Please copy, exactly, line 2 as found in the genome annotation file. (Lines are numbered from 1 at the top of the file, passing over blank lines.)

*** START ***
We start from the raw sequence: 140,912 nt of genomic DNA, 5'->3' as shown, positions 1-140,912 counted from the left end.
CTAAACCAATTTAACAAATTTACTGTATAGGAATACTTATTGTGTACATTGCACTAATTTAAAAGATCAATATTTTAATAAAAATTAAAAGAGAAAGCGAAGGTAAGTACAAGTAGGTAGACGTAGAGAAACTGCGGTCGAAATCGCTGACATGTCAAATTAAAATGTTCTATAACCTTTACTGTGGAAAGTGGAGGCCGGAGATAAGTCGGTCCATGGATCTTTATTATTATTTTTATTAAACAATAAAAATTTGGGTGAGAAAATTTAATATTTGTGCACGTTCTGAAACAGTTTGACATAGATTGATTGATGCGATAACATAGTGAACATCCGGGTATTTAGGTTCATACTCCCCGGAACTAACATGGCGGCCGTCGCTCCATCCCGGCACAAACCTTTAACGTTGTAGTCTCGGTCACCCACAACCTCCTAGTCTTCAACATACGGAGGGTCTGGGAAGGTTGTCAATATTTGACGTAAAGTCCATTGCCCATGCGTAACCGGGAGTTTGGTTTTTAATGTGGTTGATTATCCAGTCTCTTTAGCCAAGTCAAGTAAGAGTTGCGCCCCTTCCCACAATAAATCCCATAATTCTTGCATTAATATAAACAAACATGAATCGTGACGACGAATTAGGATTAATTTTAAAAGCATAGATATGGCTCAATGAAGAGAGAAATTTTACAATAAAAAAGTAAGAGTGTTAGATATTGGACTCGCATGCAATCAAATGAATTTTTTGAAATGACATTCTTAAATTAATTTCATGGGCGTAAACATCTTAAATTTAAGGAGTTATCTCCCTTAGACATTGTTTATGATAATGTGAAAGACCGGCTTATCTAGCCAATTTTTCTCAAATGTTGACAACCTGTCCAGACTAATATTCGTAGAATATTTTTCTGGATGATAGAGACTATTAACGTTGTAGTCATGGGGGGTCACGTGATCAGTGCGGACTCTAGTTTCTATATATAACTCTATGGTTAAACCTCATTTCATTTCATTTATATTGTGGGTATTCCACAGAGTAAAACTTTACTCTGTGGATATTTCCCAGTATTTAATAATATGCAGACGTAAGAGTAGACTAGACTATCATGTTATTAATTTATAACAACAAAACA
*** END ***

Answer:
CTAAACCAATTTAACAAATTTACTGTATAGGAATACTTATTGTGTACATTGCACTAATTTAAAAGATCAATATTTTAATAAAAATTAAAAGAGAAAGCGAAGGTAAGTACAAGTAGGTAGACGTAGAGAAACTGCGGTCGAAATCGCTGACATGTCAAATTAAAATGTTCTATAACCTTTACTGTGGAAAGTGGAGGCCGGAGATAAGTCGGTCCATGGATCTTTATTATTATTTTTATTAAACAATAAAAATTTGGGTGAGAAAATTTAATATTTGTGCACGTTCTGAAACAGTTTGACATAGATTGATTGATGCGATAACATAGTGAACATCCGGGTATTTAGGTTCATACTCCCCGGAACTAACATGGCGGCCGTCGCTCCATCCCGGCACAAACCTTTAACGTTGTAGTCTCGGTCACCCACAACCTCCTAGTCTTCAACATACGGAGGGTCTGGGAAGGTTGTCAATATTTGACGTAAAGTCCATTGCCCATGCGTAACCGGGAGTTTGGTTTTTAATGTGGTTGATTATCCAGTCTCTTTAGCCAAGTCAAGTAAGAGTTGCGCCCCTTCCCACAATAAATCCCATAATTCTTGCATTAATATAAACAAACATGAATCGTGACGACGAATTAGGATTAATTTTAAAAGCATAGATATGGCTCAATGAAGAGAGAAATTTTACAATAAAAAAGTAAGAGTGTTAGATATTGGACTCGCATGCAATCAAATGAATTTTTTGAAATGACATTCTTAAATTAATTTCATGGGCGTAAACATCTTAAATTTAAGGAGTTATCTCCCTTAGACATTGTTTATGATAATGTGAAAGACCGGCTTATCTAGCCAATTTTTCTCAAATGTTGACAACCTGTCCAGACTAATATTCGTAGAATATTTTTCTGGATGATAGAGACTATTAACGTTGTAGTCATGGGGGGTCACGTGATCAGTGCGGACTCTAGTTTCTATATATAACTCTATGGTTAAACCTCATTTCATTTCATTTATATTGTGGGTATTCCACAGAGTAAAACTTTACTCTGTGGATATTTCCCAGTATTTAATAATATGCAGACGTAAGAGTAGACTAGACTATCATGTTATTAATTTATAACAACAAAACA